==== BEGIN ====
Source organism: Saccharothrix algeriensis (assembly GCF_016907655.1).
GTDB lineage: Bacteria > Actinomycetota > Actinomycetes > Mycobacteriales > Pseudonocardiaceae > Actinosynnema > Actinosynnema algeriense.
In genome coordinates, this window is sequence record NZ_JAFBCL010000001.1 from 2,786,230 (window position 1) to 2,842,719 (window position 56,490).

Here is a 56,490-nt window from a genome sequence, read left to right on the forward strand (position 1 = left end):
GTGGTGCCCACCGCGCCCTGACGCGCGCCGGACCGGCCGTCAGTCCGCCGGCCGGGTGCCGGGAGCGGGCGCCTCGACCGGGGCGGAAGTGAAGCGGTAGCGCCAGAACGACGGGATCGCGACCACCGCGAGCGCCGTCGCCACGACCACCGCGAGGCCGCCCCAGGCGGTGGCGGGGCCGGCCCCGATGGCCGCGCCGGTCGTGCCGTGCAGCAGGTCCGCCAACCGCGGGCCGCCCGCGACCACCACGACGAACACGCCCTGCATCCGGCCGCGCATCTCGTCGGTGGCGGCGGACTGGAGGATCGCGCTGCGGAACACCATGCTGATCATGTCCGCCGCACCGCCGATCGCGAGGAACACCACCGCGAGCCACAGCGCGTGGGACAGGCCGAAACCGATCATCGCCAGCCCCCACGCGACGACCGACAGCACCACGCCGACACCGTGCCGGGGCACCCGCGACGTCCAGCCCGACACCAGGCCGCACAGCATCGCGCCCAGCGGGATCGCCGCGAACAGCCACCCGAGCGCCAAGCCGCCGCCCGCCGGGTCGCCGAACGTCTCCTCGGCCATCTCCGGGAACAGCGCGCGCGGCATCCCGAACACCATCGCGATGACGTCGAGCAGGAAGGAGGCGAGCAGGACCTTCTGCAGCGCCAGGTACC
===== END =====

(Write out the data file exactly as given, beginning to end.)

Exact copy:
Source organism: Saccharothrix algeriensis (assembly GCF_016907655.1).
GTDB lineage: Bacteria > Actinomycetota > Actinomycetes > Mycobacteriales > Pseudonocardiaceae > Actinosynnema > Actinosynnema algeriense.
In genome coordinates, this window is sequence record NZ_JAFBCL010000001.1 from 2,786,230 (window position 1) to 2,842,719 (window position 56,490).

Here is a 56,490-nt window from a genome sequence, read left to right on the forward strand (position 1 = left end):
GTGGTGCCCACCGCGCCCTGACGCGCGCCGGACCGGCCGTCAGTCCGCCGGCCGGGTGCCGGGAGCGGGCGCCTCGACCGGGGCGGAAGTGAAGCGGTAGCGCCAGAACGACGGGATCGCGACCACCGCGAGCGCCGTCGCCACGACCACCGCGAGGCCGCCCCAGGCGGTGGCGGGGCCGGCCCCGATGGCCGCGCCGGTCGTGCCGTGCAGCAGGTCCGCCAACCGCGGGCCGCCCGCGACCACCACGACGAACACGCCCTGCATCCGGCCGCGCATCTCGTCGGTGGCGGCGGACTGGAGGATCGCGCTGCGGAACACCATGCTGATCATGTCCGCCGCACCGCCGATCGCGAGGAACACCACCGCGAGCCACAGCGCGTGGGACAGGCCGAAACCGATCATCGCCAGCCCCCACGCGACGACCGACAGCACCACGCCGACACCGTGCCGGGGCACCCGCGACGTCCAGCCCGACACCAGGCCGCACAGCATCGCGCCCAGCGGGATCGCCGCGAACAGCCACCCGAGCGCCAAGCCGCCGCCCGCCGGGTCGCCGAACGTCTCCTCGGCCATCTCCGGGAACAGCGCGCGCGGCATCCCGAACACCATCGCGATGACGTCGAGCAGGAAGGAGGCGAGCAGGACCTTCTGCAGCGCCAGGTACC